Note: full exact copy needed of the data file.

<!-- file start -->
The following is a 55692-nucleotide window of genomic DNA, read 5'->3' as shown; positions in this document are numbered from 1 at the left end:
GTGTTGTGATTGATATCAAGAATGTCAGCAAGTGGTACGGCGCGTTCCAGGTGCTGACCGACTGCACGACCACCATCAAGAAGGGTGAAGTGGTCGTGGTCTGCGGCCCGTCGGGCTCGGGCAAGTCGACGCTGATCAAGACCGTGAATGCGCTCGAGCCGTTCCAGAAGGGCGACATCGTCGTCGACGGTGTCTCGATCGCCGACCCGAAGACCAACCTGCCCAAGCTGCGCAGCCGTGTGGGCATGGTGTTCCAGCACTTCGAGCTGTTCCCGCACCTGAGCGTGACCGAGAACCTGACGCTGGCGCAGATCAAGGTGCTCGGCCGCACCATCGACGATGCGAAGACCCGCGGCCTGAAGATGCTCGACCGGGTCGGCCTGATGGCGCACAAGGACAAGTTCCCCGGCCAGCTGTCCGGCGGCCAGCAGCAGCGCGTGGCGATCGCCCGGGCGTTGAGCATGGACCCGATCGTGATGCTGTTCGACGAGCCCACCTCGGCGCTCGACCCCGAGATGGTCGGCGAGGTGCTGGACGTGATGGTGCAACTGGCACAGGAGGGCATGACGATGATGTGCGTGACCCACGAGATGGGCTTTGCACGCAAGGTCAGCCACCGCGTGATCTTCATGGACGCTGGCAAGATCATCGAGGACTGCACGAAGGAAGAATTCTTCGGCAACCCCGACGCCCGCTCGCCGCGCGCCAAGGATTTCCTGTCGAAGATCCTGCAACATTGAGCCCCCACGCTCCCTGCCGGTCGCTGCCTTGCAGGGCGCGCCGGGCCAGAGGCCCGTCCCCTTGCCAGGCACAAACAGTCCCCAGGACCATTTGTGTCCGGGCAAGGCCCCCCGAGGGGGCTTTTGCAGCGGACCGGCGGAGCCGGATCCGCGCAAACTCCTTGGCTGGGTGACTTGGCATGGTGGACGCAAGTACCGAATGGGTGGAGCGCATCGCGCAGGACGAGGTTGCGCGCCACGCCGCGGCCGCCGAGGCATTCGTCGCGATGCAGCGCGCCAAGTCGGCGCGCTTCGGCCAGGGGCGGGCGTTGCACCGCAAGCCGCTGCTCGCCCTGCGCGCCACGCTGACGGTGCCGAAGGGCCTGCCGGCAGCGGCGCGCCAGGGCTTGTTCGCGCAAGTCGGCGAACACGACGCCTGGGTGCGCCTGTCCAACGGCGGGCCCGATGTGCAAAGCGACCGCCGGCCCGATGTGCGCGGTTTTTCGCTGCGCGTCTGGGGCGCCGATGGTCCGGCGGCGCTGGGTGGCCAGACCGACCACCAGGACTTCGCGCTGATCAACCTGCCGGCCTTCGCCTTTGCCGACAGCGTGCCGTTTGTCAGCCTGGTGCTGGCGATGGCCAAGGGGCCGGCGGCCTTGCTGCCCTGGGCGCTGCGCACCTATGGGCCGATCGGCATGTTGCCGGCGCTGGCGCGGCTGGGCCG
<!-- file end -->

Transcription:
The following is a 55692-nucleotide window of genomic DNA, read 5'->3' as shown; positions in this document are numbered from 1 at the left end:
GTGTTGTGATTGATATCAAGAATGTCAGCAAGTGGTACGGCGCGTTCCAGGTGCTGACCGACTGCACGACCACCATCAAGAAGGGTGAAGTGGTCGTGGTCTGCGGCCCGTCGGGCTCGGGCAAGTCGACGCTGATCAAGACCGTGAATGCGCTCGAGCCGTTCCAGAAGGGCGACATCGTCGTCGACGGTGTCTCGATCGCCGACCCGAAGACCAACCTGCCCAAGCTGCGCAGCCGTGTGGGCATGGTGTTCCAGCACTTCGAGCTGTTCCCGCACCTGAGCGTGACCGAGAACCTGACGCTGGCGCAGATCAAGGTGCTCGGCCGCACCATCGACGATGCGAAGACCCGCGGCCTGAAGATGCTCGACCGGGTCGGCCTGATGGCGCACAAGGACAAGTTCCCCGGCCAGCTGTCCGGCGGCCAGCAGCAGCGCGTGGCGATCGCCCGGGCGTTGAGCATGGACCCGATCGTGATGCTGTTCGACGAGCCCACCTCGGCGCTCGACCCCGAGATGGTCGGCGAGGTGCTGGACGTGATGGTGCAACTGGCACAGGAGGGCATGACGATGATGTGCGTGACCCACGAGATGGGCTTTGCACGCAAGGTCAGCCACCGCGTGATCTTCATGGACGCTGGCAAGATCATCGAGGACTGCACGAAGGAAGAATTCTTCGGCAACCCCGACGCCCGCTCGCCGCGCGCCAAGGATTTCCTGTCGAAGATCCTGCAACATTGAGCCCCCACGCTCCCTGCCGGTCGCTGCCTTGCAGGGCGCGCCGGGCCAGAGGCCCGTCCCCTTGCCAGGCACAAACAGTCCCCAGGACCATTTGTGTCCGGGCAAGGCCCCCCGAGGGGGCTTTTGCAGCGGACCGGCGGAGCCGGATCCGCGCAAACTCCTTGGCTGGGTGACTTGGCATGGTGGACGCAAGTACCGAATGGGTGGAGCGCATCGCGCAGGACGAGGTTGCGCGCCACGCCGCGGCCGCCGAGGCATTCGTCGCGATGCAGCGCGCCAAGTCGGCGCGCTTCGGCCAGGGGCGGGCGTTGCACCGCAAGCCGCTGCTCGCCCTGCGCGCCACGCTGACGGTGCCGAAGGGCCTGCCGGCAGCGGCGCGCCAGGGCTTGTTCGCGCAAGTCGGCGAACACGACGCCTGGGTGCGCCTGTCCAACGGCGGGCCCGATGTGCAAAGCGACCGCCGGCCCGATGTGCGCGGTTTTTCGCTGCGCGTCTGGGGCGCCGATGGTCCGGCGGCGCTGGGTGGCCAGACCGACCACCAGGACTTCGCGCTGATCAACCTGCCGGCCTTCGCCTTTGCCGACAGCGTGCCGTTTGTCAGCCTGGTGCTGGCGATGGCCAAGGGGCCGGCGGCCTTGCTGCCCTGGGCGCTGCGCACCTATGGGCCGATCGGCATGTTGCCGGCGCTGGCGCGGCTGGGCCG